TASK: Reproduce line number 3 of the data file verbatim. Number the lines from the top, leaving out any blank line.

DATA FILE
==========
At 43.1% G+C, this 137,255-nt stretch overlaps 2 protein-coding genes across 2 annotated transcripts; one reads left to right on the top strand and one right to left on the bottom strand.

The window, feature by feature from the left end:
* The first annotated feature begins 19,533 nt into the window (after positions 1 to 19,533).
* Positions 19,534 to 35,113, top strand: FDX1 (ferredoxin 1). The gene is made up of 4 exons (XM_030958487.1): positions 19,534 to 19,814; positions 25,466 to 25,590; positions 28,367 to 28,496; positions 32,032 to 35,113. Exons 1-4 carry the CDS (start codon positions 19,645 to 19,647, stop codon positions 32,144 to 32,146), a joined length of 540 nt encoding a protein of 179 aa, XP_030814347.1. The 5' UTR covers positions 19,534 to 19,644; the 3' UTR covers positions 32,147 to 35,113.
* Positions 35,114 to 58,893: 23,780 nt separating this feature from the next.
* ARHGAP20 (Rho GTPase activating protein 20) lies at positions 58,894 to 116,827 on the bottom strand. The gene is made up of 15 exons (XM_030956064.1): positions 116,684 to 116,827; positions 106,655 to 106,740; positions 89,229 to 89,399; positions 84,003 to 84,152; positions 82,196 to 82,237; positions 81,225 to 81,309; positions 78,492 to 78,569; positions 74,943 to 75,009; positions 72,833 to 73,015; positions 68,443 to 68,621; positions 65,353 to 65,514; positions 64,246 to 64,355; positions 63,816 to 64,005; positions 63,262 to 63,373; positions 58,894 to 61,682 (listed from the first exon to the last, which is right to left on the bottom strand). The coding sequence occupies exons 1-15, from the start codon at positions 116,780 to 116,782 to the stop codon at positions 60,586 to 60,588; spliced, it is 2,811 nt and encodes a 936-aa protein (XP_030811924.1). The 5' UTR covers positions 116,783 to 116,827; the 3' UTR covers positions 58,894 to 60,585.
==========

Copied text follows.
* The first annotated feature begins 19,533 nt into the window (after positions 1 to 19,533).